September is historically the worst month for stocks, when the Nasdaq, Dow Jones Industrial Average, and S&P 500 typically perform the worst. September 2021 was no exception, but this time it was worse than normal. If history is any indicator, it looks like investors could be in for the same in October.

How Will Stocks Perform in October and the Fourth Quarter?

Investors are used to stocks taking a breather in September. On average, during the last month of the third quarter, the Dow Jones Industrial Average gives up 0.8% and the S&P 500 and NASDAQ both fall 0.5%.

During the 2021 September slide, the S&P 500 tumbled 3.9%, it’s first monthly drop since January. The S&P 500 also ended the third quarter up just 0.2%, the smallest quarterly gain since the coronavirus first rocked the financial markets in early 2020.

During September, the Dow Jones lost 3.5% of it’s value, and the Nasdaq slid 4.6%. Overall, it was the worst September performance since 2011 and the worst month for stocks since March 2020, when the European debt crisis was wreaking havoc.

The 2021 September Slide was triggered by a number of big issues, including China Evergrande Group’s financial troubles. The People’s Bank of China has since chimed in and said it won’t allow the company to default on its mountain of debt, which should save the broader banking system.

There are other issues of course, like rising bond yields, which put a dent in valuations of technology companies and resulted in a sell-off. Inflation and the broken supply chain system has resulted in companies lowering their earnings estimates. And the highly contagious Delta variant continues to undermine the economic recovery.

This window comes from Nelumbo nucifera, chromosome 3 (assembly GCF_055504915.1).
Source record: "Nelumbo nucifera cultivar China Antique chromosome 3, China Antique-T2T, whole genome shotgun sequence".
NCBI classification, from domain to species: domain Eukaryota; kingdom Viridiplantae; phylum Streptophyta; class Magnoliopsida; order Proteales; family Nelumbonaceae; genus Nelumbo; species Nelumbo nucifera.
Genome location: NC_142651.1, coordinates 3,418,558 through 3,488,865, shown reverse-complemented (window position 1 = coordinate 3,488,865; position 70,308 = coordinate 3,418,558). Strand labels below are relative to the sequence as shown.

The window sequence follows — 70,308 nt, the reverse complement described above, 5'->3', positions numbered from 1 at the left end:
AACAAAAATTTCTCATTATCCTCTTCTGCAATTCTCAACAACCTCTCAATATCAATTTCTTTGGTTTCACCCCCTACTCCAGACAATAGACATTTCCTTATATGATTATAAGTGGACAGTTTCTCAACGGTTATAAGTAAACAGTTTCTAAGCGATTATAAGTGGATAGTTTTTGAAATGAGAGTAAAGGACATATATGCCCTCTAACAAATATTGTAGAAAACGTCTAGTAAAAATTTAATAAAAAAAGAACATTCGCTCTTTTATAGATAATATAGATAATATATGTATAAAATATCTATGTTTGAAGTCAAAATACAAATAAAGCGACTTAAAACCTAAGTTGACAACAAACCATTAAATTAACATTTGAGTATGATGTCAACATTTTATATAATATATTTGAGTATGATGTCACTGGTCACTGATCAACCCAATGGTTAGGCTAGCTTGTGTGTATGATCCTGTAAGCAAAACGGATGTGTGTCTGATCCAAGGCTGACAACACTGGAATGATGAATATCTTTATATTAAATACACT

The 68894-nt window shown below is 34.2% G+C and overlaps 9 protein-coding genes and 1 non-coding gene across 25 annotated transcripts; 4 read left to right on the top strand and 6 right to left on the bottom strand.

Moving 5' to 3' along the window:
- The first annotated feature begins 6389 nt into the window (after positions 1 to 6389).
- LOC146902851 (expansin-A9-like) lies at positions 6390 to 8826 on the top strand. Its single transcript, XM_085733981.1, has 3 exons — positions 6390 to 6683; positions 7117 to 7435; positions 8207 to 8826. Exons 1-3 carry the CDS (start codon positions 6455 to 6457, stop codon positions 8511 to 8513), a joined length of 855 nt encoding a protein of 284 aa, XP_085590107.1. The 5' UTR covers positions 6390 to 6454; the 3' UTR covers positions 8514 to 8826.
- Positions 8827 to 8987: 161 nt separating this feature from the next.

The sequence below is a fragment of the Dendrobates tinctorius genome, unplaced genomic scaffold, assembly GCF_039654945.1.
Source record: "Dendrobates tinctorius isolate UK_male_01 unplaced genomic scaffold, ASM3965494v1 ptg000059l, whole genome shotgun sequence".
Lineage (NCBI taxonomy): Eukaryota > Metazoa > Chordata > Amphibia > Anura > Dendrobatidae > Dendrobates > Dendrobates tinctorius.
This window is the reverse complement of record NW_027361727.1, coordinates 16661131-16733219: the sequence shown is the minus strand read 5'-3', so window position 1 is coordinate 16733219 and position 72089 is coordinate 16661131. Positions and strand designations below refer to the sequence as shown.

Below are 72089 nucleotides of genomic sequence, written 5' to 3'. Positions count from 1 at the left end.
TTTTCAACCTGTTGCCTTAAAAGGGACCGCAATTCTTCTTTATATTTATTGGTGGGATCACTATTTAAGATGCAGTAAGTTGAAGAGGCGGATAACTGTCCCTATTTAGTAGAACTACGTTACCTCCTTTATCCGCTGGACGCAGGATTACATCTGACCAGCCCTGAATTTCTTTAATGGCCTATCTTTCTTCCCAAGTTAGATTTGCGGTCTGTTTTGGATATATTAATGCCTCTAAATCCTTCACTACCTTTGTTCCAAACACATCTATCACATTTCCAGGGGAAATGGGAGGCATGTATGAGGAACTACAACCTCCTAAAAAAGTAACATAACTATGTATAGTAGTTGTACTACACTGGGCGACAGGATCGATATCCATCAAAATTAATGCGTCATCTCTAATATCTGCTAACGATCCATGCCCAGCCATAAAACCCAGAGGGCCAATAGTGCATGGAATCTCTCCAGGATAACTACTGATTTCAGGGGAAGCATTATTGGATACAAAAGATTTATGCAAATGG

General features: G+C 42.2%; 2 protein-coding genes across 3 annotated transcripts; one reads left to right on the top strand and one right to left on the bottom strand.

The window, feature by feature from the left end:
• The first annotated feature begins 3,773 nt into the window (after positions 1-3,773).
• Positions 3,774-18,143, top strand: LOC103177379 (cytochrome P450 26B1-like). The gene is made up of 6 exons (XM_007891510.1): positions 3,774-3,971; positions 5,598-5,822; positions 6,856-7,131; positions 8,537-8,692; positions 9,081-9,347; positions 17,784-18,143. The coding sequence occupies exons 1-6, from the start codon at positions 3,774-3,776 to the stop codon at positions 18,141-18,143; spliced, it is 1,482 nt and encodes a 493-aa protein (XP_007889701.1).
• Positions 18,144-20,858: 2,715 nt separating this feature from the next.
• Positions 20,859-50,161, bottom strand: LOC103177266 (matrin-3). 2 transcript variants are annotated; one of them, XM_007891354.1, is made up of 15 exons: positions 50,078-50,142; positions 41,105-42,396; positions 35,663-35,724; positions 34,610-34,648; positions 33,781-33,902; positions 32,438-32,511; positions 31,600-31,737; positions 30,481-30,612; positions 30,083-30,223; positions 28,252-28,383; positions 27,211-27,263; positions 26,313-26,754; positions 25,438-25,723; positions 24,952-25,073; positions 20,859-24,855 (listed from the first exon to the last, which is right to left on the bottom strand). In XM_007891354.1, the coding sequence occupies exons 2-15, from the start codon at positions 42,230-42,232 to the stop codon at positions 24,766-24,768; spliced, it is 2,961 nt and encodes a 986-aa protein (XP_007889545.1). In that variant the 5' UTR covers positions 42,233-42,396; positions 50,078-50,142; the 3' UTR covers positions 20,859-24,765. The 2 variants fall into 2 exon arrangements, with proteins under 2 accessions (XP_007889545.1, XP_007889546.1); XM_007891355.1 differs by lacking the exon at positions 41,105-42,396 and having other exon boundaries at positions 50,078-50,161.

It’s not all doom and gloom. The stock market has been climbing for most of 2021, with the S&P 500 still up 14.7%. The Dow has advanced 11.3% year-to-date and the Nasdaq has rallied 12.2%.

Because of a myriad of ongoing issues though, those numbers could erode further in October. Again, history is not on the side of investors. Going back to its inception, the S&P 500 falls 0.4% in October after the index gives up two percent or more in September with the Dow typically falling one percent. One outlier is the Nasdaq, which goes on to gain an average 1.7% in October.

History does not mean October will be a bad month, though. The broader stock market is still trading near record levels and October is generally seen as being the start of a better seasonal period for stocks.

The U.S. Commerce Department upgraded its gross domestic product (GDP) estimate for the second quarter to 6.7% from 6.6%. Right now, the Commerce Department expects third quarter GDP to slow to 5.5%; but it always provides three estimates, so that number could go up.

Meanwhile, Statistics Canada reported that July GDP dropped 0.1%, much better than the forecasted 0.4% decline. Statistics Canada early projections show August GDP rallied 0.7%; far quicker than the average monthly increase of 0.2%., Canada’s Leader in Stock Market Trading Courses

The September Slide saw the three major indices give up a lot more ground than they historically do. Early economic indicators suggest the fourth quarter will be better, but because of a number of ongoing issues, stocks could give up additional ground. What this means is that investors can’t get complacent; especially with a wobbly bull market and economic recovery that has been zig-zagging. The trading professionals at can help you navigate the uncertainty.

As Canada’s oldest and leading provider of stock market trading courses, the experts at understand that investors have different needs. That’s why we provide a unique, Lifetime Membership that allows you to re-attend any part of the comprehensive program as often as you’d like.

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